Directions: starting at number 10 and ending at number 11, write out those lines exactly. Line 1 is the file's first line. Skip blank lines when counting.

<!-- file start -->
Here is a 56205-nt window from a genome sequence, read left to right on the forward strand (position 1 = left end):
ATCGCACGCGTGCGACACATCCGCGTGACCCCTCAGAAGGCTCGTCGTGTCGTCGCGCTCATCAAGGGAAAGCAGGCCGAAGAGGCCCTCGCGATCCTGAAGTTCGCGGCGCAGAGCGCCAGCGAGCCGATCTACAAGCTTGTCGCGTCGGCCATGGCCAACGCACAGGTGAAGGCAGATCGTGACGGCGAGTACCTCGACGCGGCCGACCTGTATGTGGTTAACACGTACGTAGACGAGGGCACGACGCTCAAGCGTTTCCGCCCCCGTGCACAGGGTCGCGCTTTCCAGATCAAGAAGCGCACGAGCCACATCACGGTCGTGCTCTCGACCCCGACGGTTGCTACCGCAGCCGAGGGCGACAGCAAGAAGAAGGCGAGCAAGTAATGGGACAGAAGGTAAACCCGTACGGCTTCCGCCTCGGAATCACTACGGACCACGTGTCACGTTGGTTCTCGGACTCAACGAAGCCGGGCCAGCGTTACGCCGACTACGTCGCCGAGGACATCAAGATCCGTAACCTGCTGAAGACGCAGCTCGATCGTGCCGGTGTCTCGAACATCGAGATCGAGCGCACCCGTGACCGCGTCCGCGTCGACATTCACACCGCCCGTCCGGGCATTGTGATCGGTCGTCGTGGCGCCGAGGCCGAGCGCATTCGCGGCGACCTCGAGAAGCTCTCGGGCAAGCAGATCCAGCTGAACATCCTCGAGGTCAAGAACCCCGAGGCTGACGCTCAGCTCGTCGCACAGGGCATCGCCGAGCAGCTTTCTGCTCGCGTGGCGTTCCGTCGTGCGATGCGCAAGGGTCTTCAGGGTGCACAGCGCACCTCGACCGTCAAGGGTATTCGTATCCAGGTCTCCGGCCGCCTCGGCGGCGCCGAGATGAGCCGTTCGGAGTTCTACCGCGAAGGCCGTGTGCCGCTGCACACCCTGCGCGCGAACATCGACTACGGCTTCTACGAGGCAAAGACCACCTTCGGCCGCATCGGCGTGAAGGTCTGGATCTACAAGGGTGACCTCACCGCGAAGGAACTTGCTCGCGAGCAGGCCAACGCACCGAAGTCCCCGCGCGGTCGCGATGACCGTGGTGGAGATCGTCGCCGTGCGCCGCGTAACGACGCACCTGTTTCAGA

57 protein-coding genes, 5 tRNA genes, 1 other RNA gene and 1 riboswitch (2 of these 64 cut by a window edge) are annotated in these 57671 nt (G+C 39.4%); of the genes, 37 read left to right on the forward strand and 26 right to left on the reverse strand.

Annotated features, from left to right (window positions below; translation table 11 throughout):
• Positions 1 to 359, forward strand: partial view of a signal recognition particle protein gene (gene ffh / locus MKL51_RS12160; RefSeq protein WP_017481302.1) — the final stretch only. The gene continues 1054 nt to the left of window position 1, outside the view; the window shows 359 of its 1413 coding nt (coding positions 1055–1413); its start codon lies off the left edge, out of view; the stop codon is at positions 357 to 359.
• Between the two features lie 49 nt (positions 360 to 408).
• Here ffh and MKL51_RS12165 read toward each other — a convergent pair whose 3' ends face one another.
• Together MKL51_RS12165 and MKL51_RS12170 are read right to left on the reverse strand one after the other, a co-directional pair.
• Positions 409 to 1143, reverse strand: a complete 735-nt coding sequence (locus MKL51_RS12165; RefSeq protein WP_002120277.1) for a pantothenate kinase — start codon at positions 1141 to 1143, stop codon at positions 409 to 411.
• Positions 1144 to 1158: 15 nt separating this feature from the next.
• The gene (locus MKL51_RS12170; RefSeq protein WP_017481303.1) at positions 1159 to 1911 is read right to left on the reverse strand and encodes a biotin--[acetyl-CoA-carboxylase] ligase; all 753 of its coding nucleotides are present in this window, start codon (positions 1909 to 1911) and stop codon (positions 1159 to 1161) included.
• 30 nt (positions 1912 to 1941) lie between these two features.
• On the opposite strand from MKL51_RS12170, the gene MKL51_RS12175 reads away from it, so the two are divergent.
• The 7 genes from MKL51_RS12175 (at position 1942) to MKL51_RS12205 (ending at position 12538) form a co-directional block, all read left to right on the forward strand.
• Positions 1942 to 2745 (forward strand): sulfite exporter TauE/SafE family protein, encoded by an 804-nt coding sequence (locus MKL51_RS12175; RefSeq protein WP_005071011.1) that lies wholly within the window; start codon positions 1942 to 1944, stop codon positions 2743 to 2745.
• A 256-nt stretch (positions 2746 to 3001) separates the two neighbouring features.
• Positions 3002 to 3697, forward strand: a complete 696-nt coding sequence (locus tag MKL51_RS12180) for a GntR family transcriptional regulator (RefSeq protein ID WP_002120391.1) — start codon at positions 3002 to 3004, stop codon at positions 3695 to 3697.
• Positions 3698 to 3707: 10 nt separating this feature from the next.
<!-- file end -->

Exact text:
• Positions 1144 to 1158: 15 nt separating this feature from the next.
• The gene (locus MKL51_RS12170; RefSeq protein WP_017481303.1) at positions 1159 to 1911 is read right to left on the reverse strand and encodes a biotin--[acetyl-CoA-carboxylase] ligase; all 753 of its coding nucleotides are present in this window, start codon (positions 1909 to 1911) and stop codon (positions 1159 to 1161) included.